Cookbook author Katherine Cobbs and her family recently upsized to a 1928 cottage in Birmingham, Alabama, which left them with a sparsely decorated space. After Cottage Living Assistant Decorating Editor Anne Turner Carroll updated her living room, Katherine set her sights on bringing her dining room up to par.
"We started with a hodgepodge of traditional furnishings passed down to us from grandmothers. Each piece was nice -- some fine antiques, in fact -- but I gravitate toward clean lines and mid-century modern pieces," Katherine says. "Though I was thankful to be the beneficiary of such great furniture, I felt that it was keeping me from expressing my true style."
"I realized that in this region of manners and customs, the prospect of entertaining was downright intimidating until I created a proper dining room," says Katherine.
She and Anne Turner gave new life to her traditional furnishings by painting the walls a warm, rich blue, and filling the room with meaningful accessories. The new space is as much a place to entertain as it is a place to do homework, peruse books, or simply admire en route to the kitchen.
Anne Turner used a portiere, a curtain that hangs in a doorway, instead of a swinging door to conceal the view to the kitchen. "The curtain is easier to walk through with heavy platters," she notes.
Katherine chose the canvas, painted by a friend, above the glass console table. "Its abstract style adds a modern touch," says Anne Turner.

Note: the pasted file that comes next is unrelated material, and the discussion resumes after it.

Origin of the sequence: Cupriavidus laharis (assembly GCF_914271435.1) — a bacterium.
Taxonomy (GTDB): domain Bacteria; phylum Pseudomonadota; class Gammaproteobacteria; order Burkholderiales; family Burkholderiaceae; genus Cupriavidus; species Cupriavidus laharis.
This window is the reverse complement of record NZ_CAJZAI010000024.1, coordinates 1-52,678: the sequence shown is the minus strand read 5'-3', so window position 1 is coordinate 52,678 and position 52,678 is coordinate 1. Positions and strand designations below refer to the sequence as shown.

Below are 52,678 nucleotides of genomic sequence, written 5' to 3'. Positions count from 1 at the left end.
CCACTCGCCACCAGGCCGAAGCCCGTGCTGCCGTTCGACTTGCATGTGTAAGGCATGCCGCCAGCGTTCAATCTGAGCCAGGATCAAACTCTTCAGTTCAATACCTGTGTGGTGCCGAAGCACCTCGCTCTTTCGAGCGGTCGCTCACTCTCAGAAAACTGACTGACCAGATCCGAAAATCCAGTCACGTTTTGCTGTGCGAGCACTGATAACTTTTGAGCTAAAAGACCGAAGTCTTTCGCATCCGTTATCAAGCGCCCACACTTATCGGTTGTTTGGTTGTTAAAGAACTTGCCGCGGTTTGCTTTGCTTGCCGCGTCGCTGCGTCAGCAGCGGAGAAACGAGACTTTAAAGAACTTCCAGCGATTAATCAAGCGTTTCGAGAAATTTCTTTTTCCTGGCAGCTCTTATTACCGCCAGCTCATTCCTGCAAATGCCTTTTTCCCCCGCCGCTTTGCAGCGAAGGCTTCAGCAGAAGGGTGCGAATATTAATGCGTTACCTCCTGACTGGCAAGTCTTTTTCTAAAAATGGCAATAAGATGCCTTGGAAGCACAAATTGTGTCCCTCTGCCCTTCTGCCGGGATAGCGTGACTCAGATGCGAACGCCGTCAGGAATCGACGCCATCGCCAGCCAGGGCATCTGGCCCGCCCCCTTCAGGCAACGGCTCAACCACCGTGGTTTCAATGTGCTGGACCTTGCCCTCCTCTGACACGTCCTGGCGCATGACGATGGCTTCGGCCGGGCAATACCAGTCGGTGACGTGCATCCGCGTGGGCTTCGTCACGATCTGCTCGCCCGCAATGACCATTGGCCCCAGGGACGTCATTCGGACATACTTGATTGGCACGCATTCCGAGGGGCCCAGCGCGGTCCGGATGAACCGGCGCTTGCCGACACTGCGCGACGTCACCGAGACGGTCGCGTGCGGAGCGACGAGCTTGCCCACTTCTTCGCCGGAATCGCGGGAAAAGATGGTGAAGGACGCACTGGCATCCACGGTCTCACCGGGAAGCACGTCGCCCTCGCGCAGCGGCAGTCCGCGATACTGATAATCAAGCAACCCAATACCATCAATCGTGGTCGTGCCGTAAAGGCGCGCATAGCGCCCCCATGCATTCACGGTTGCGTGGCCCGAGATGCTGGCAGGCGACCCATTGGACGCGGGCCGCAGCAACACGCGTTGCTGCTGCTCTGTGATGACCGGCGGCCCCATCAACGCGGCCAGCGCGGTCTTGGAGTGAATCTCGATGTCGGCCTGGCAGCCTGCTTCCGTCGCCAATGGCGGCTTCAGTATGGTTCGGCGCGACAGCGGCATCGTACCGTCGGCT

Anne Turner recovered a pair of old stools in lush brown mohair and used them to flank the entry to the room, along with two identical mirrors cut from a wall-sized piece that came with the house.
"The matching pairs bring symmetry to the room and make use of narrow slices of wall," she says. "And the stools act as extra seating."
To create a focal point, a contractor built shelves along one wall and made an arched alcove that follows the lines of the doorways of the house.
"The shelves were crafted from Sheetrock, instead of wood, for a more modern profile," says Anne Turner. "The back wall of the niche was painted a warm, sandy tone to make that area a focal point."
The room's square shape called for a round table, which is better for conversation and entertaining. An oversized lantern is a fresh alternative to a traditional chandelier.
On the antique mahogany server, a pair of lamps add mid-century feel to the room, while complementing Katherine's heirloom guilded mirror.
Katherine offers these tried-and-true tips for setting a beautiful table: